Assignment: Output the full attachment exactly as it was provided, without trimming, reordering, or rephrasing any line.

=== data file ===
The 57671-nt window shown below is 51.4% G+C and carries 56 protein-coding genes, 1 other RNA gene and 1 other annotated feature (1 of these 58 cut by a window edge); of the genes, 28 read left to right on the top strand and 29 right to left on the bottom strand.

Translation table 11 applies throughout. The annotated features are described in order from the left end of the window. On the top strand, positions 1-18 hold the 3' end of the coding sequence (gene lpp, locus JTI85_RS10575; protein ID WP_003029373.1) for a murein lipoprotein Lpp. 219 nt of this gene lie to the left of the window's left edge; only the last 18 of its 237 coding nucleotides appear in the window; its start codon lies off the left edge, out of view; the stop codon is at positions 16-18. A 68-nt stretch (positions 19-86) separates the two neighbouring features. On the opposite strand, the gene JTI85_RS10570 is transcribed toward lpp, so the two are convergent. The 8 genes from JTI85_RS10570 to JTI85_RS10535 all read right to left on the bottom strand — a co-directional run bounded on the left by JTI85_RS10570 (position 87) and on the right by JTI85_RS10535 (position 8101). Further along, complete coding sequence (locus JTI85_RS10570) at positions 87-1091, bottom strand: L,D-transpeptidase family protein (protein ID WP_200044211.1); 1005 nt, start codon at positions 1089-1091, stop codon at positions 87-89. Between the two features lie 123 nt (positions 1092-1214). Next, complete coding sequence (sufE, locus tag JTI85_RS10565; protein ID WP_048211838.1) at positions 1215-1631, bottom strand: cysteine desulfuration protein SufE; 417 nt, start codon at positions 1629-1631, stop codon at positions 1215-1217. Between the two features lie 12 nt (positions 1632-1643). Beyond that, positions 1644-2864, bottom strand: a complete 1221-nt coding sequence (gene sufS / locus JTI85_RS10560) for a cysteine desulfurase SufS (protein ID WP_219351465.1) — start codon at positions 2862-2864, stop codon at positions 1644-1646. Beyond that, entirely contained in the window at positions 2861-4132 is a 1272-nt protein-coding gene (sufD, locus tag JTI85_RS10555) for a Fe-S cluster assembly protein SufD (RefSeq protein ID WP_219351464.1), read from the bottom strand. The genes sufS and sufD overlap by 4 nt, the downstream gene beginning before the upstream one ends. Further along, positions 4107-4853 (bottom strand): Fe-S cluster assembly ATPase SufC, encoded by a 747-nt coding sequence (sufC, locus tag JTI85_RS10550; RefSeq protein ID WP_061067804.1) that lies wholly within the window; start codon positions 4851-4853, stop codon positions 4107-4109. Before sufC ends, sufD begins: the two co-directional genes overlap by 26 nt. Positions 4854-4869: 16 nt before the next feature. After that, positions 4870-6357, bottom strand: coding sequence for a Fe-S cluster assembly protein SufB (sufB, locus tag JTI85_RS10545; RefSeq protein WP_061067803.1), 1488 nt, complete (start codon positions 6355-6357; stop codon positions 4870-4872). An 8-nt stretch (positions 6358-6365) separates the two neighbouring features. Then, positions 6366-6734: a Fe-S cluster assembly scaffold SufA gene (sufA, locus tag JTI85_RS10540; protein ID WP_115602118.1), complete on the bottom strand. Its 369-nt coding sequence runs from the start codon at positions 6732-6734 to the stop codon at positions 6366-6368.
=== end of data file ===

The 57671-nt window shown below is 51.4% G+C and carries 56 protein-coding genes, 1 other RNA gene and 1 other annotated feature (1 of these 58 cut by a window edge); of the genes, 28 read left to right on the top strand and 29 right to left on the bottom strand.

Translation table 11 applies throughout. The annotated features are described in order from the left end of the window. On the top strand, positions 1-18 hold the 3' end of the coding sequence (gene lpp, locus JTI85_RS10575; protein ID WP_003029373.1) for a murein lipoprotein Lpp. 219 nt of this gene lie to the left of the window's left edge; only the last 18 of its 237 coding nucleotides appear in the window; its start codon lies off the left edge, out of view; the stop codon is at positions 16-18. A 68-nt stretch (positions 19-86) separates the two neighbouring features. On the opposite strand, the gene JTI85_RS10570 is transcribed toward lpp, so the two are convergent. The 8 genes from JTI85_RS10570 to JTI85_RS10535 all read right to left on the bottom strand — a co-directional run bounded on the left by JTI85_RS10570 (position 87) and on the right by JTI85_RS10535 (position 8101). Further along, complete coding sequence (locus JTI85_RS10570) at positions 87-1091, bottom strand: L,D-transpeptidase family protein (protein ID WP_200044211.1); 1005 nt, start codon at positions 1089-1091, stop codon at positions 87-89. Between the two features lie 123 nt (positions 1092-1214). Next, complete coding sequence (sufE, locus tag JTI85_RS10565; protein ID WP_048211838.1) at positions 1215-1631, bottom strand: cysteine desulfuration protein SufE; 417 nt, start codon at positions 1629-1631, stop codon at positions 1215-1217. Between the two features lie 12 nt (positions 1632-1643). Beyond that, positions 1644-2864, bottom strand: a complete 1221-nt coding sequence (gene sufS / locus JTI85_RS10560) for a cysteine desulfurase SufS (protein ID WP_219351465.1) — start codon at positions 2862-2864, stop codon at positions 1644-1646. Beyond that, entirely contained in the window at positions 2861-4132 is a 1272-nt protein-coding gene (sufD, locus tag JTI85_RS10555) for a Fe-S cluster assembly protein SufD (RefSeq protein ID WP_219351464.1), read from the bottom strand. The genes sufS and sufD overlap by 4 nt, the downstream gene beginning before the upstream one ends. Further along, positions 4107-4853 (bottom strand): Fe-S cluster assembly ATPase SufC, encoded by a 747-nt coding sequence (sufC, locus tag JTI85_RS10550; RefSeq protein ID WP_061067804.1) that lies wholly within the window; start codon positions 4851-4853, stop codon positions 4107-4109. Before sufC ends, sufD begins: the two co-directional genes overlap by 26 nt. Positions 4854-4869: 16 nt before the next feature. After that, positions 4870-6357, bottom strand: coding sequence for a Fe-S cluster assembly protein SufB (sufB, locus tag JTI85_RS10545; RefSeq protein WP_061067803.1), 1488 nt, complete (start codon positions 6355-6357; stop codon positions 4870-4872). An 8-nt stretch (positions 6358-6365) separates the two neighbouring features. Then, positions 6366-6734: a Fe-S cluster assembly scaffold SufA gene (sufA, locus tag JTI85_RS10540; protein ID WP_115602118.1), complete on the bottom strand. Its 369-nt coding sequence runs from the start codon at positions 6732-6734 to the stop codon at positions 6366-6368.